President Jacob Zuma was in the hot seat in Parliament yesterday as he was roasted by opposition parties.
The Economic Freedom Fighters spent more than an hour in the loo, rather than listen to Zuma addressing the national assembly in his first Q&A session since he paid back the Nkandla money.
On Monday, the presidency confirmed that Zuma had taken out a R7.8million home loan to pay for non-security upgrades to his KwaZulu-Natal home.
The EFF, led by Julius Malema, insisted that Zuma was not a legitimate leader and should not be allowed to address MPs.
“We will wait outside, when the criminal finishes speaking, we will come back,” Malema said.
“We are just going to the loo because we are avoiding the criminal.”
This came after the EFF had spent half an hour skelling with Speaker Baleka Mbete to take action against Zuma because of the finding by the Constitutional Court that he had flouted the Constitution when he failed to heed the Public Protector’s orders to repay a portion of the state money spent on his Nkandla home.
Zuma had taken out a bond with VBS Mutual Bank, of which the Public Investment Corporation reportedly owns 25 percent of.
The PIC is owned by government and invests funds on behalf of public sector entities.
The president appeared to be unfazed by all the drama and started his response to MPs questions by talking about the economy.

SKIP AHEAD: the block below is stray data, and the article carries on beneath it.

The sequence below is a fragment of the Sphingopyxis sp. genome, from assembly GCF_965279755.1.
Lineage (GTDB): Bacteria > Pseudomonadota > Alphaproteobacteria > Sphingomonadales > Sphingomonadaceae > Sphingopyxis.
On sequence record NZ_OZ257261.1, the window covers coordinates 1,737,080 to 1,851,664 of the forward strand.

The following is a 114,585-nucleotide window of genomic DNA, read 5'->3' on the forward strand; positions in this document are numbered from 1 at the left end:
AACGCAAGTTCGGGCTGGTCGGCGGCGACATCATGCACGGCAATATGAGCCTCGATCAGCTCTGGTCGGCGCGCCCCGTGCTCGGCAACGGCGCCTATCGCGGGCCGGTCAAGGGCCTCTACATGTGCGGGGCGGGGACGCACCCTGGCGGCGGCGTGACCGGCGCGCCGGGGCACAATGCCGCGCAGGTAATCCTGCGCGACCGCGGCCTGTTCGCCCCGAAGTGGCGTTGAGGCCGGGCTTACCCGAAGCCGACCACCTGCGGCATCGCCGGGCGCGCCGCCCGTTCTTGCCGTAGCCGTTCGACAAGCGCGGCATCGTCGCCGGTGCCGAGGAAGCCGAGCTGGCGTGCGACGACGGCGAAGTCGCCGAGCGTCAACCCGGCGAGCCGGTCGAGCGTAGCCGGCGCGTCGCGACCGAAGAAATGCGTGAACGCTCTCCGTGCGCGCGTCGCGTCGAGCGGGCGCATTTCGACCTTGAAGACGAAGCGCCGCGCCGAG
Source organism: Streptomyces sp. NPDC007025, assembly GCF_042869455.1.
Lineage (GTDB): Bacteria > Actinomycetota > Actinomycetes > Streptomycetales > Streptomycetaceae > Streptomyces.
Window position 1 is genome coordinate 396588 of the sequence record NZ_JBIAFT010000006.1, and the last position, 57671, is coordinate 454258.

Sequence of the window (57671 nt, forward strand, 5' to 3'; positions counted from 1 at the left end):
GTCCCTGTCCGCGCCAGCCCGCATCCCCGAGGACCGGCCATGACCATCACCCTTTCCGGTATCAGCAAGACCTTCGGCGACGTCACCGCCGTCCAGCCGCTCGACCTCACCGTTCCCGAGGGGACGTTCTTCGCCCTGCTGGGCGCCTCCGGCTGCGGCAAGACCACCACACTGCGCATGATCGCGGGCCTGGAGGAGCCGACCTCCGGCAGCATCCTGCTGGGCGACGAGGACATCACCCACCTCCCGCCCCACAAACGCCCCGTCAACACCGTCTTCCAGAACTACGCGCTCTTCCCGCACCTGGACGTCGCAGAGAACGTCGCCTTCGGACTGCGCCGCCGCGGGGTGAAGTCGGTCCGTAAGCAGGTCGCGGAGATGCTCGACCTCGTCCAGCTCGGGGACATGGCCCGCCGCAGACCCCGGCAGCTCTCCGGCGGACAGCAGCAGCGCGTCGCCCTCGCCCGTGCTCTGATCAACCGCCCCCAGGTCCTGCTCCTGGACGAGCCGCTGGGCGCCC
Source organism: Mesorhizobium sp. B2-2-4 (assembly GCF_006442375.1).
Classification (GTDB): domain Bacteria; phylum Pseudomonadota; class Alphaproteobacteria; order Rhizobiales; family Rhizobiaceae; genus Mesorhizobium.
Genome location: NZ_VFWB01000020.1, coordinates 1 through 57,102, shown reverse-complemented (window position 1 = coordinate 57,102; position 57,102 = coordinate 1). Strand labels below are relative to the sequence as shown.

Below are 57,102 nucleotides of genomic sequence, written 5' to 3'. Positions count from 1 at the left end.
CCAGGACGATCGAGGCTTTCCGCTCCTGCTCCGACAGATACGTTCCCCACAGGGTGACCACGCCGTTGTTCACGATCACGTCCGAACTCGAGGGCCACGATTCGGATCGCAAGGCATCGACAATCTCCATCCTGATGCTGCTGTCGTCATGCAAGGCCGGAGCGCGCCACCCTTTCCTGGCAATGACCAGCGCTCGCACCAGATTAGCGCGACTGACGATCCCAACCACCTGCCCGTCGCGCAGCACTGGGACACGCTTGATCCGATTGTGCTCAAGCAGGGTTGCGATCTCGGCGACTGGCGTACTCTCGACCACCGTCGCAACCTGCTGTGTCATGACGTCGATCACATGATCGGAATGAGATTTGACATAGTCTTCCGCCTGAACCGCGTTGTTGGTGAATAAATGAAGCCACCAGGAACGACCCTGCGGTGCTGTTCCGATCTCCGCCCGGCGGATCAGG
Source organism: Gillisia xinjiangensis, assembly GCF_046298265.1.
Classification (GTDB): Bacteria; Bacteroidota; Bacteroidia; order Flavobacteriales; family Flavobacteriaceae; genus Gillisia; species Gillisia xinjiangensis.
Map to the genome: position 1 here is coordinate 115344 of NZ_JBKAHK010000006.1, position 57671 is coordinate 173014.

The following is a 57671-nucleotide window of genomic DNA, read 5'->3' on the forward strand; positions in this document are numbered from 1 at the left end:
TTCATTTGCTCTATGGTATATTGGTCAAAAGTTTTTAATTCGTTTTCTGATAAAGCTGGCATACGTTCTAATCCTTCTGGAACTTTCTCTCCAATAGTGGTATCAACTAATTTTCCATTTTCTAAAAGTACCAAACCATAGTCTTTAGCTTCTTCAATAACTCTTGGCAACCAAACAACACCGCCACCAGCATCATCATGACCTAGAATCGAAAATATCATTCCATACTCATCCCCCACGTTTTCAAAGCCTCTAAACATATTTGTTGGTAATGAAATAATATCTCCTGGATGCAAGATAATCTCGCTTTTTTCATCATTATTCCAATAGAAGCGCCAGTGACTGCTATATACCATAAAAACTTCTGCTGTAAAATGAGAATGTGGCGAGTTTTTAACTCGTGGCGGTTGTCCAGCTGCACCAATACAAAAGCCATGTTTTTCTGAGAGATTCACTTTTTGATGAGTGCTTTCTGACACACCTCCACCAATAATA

Just before he left the podium, Zuma told Parliamentarians that he is being “abused by members of [the] house”.
“Each time when I come here, I am. Instead of answering questions, I sit here being called a criminal, a thief.
“If this house is not interested in me answering questions, you must say so, then don’t call me,” he said.
Democratic Alliance leader Mmusi Maimane also grilled Zuma, asking the president to comment on the statements by Deputy President Cyril Ramaphosa that Zuma was leading “a government that is at war with itself”.
“Do you agree with the deputy president? What action are you taking to stop this war? Or is it benefiting you politically?” Maimane asked.
Zuma replied: ““There is no war between the Presidency and Treasury. Huh-uh. I’m clarifying that point. Whatever perceptions people may have — and perceptions are perceptions — if people are making wrong statements, we will deal with that.”